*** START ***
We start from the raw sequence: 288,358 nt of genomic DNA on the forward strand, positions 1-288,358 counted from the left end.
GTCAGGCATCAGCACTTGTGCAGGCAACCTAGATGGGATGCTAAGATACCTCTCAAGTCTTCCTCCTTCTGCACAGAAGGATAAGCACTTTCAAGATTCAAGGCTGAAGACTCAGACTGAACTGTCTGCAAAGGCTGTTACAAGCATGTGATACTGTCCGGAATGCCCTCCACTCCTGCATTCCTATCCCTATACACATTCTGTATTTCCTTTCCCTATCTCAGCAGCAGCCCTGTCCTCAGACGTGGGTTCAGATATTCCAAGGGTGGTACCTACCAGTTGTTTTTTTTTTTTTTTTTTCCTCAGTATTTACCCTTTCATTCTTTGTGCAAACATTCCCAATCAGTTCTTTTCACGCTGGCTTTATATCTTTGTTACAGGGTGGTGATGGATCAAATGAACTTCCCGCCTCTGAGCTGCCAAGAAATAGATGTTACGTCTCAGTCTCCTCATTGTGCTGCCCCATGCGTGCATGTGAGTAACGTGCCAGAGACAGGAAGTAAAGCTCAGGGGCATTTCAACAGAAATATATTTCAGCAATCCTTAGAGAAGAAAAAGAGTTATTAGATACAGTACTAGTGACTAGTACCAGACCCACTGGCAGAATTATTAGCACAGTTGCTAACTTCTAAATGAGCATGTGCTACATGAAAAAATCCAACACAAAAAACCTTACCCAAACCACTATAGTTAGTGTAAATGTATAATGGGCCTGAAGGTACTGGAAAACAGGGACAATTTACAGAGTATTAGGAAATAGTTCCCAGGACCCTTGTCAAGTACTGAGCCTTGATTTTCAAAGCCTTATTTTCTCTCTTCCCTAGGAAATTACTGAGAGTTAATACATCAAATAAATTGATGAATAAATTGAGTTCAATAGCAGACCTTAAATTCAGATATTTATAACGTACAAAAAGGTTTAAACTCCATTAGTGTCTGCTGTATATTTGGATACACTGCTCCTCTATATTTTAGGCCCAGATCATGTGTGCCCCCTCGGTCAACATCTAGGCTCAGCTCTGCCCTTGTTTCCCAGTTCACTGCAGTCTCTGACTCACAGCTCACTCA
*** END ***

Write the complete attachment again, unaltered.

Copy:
We start from the raw sequence: 288,358 nt of genomic DNA on the forward strand, positions 1-288,358 counted from the left end.
GTCAGGCATCAGCACTTGTGCAGGCAACCTAGATGGGATGCTAAGATACCTCTCAAGTCTTCCTCCTTCTGCACAGAAGGATAAGCACTTTCAAGATTCAAGGCTGAAGACTCAGACTGAACTGTCTGCAAAGGCTGTTACAAGCATGTGATACTGTCCGGAATGCCCTCCACTCCTGCATTCCTATCCCTATACACATTCTGTATTTCCTTTCCCTATCTCAGCAGCAGCCCTGTCCTCAGACGTGGGTTCAGATATTCCAAGGGTGGTACCTACCAGTTGTTTTTTTTTTTTTTTTTTCCTCAGTATTTACCCTTTCATTCTTTGTGCAAACATTCCCAATCAGTTCTTTTCACGCTGGCTTTATATCTTTGTTACAGGGTGGTGATGGATCAAATGAACTTCCCGCCTCTGAGCTGCCAAGAAATAGATGTTACGTCTCAGTCTCCTCATTGTGCTGCCCCATGCGTGCATGTGAGTAACGTGCCAGAGACAGGAAGTAAAGCTCAGGGGCATTTCAACAGAAATATATTTCAGCAATCCTTAGAGAAGAAAAAGAGTTATTAGATACAGTACTAGTGACTAGTACCAGACCCACTGGCAGAATTATTAGCACAGTTGCTAACTTCTAAATGAGCATGTGCTACATGAAAAAATCCAACACAAAAAACCTTACCCAAACCACTATAGTTAGTGTAAATGTATAATGGGCCTGAAGGTACTGGAAAACAGGGACAATTTACAGAGTATTAGGAAATAGTTCCCAGGACCCTTGTCAAGTACTGAGCCTTGATTTTCAAAGCCTTATTTTCTCTCTTCCCTAGGAAATTACTGAGAGTTAATACATCAAATAAATTGATGAATAAATTGAGTTCAATAGCAGACCTTAAATTCAGATATTTATAACGTACAAAAAGGTTTAAACTCCATTAGTGTCTGCTGTATATTTGGATACACTGCTCCTCTATATTTTAGGCCCAGATCATGTGTGCCCCCTCGGTCAACATCTAGGCTCAGCTCTGCCCTTGTTTCCCAGTTCACTGCAGTCTCTGACTCACAGCTCACTCA